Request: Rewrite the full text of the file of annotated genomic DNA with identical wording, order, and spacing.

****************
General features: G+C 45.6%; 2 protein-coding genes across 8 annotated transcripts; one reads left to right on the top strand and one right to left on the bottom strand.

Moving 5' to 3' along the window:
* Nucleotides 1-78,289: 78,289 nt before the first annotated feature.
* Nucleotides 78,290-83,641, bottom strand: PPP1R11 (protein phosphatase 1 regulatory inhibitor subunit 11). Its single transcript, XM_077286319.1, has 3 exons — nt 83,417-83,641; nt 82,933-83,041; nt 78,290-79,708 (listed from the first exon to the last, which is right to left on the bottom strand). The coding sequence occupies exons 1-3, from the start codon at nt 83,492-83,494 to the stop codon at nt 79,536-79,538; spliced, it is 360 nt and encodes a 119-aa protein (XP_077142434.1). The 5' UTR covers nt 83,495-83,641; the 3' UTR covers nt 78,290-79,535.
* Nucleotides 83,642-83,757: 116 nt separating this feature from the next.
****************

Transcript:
General features: G+C 45.6%; 2 protein-coding genes across 8 annotated transcripts; one reads left to right on the top strand and one right to left on the bottom strand.

Moving 5' to 3' along the window:
* Nucleotides 1-78,289: 78,289 nt before the first annotated feature.
* Nucleotides 78,290-83,641, bottom strand: PPP1R11 (protein phosphatase 1 regulatory inhibitor subunit 11). Its single transcript, XM_077286319.1, has 3 exons — nt 83,417-83,641; nt 82,933-83,041; nt 78,290-79,708 (listed from the first exon to the last, which is right to left on the bottom strand). The coding sequence occupies exons 1-3, from the start codon at nt 83,492-83,494 to the stop codon at nt 79,536-79,538; spliced, it is 360 nt and encodes a 119-aa protein (XP_077142434.1). The 5' UTR covers nt 83,495-83,641; the 3' UTR covers nt 78,290-79,535.
* Nucleotides 83,642-83,757: 116 nt separating this feature from the next.